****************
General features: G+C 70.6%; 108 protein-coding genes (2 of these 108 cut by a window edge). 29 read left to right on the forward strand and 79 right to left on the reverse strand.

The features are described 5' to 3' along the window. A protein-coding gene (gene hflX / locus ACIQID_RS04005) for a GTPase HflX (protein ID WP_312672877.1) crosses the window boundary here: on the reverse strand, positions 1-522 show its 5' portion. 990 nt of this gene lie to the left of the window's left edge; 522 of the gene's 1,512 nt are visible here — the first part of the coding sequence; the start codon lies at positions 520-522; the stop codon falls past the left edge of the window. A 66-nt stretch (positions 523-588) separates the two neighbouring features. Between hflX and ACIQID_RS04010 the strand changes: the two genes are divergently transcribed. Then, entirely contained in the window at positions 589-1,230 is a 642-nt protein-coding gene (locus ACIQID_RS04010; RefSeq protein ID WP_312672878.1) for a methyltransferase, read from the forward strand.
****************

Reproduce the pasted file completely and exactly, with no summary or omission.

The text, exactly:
General features: G+C 70.6%; 108 protein-coding genes (2 of these 108 cut by a window edge). 29 read left to right on the forward strand and 79 right to left on the reverse strand.

The features are described 5' to 3' along the window. A protein-coding gene (gene hflX / locus ACIQID_RS04005) for a GTPase HflX (protein ID WP_312672877.1) crosses the window boundary here: on the reverse strand, positions 1-522 show its 5' portion. 990 nt of this gene lie to the left of the window's left edge; 522 of the gene's 1,512 nt are visible here — the first part of the coding sequence; the start codon lies at positions 520-522; the stop codon falls past the left edge of the window. A 66-nt stretch (positions 523-588) separates the two neighbouring features. Between hflX and ACIQID_RS04010 the strand changes: the two genes are divergently transcribed. Then, entirely contained in the window at positions 589-1,230 is a 642-nt protein-coding gene (locus ACIQID_RS04010; RefSeq protein ID WP_312672878.1) for a methyltransferase, read from the forward strand.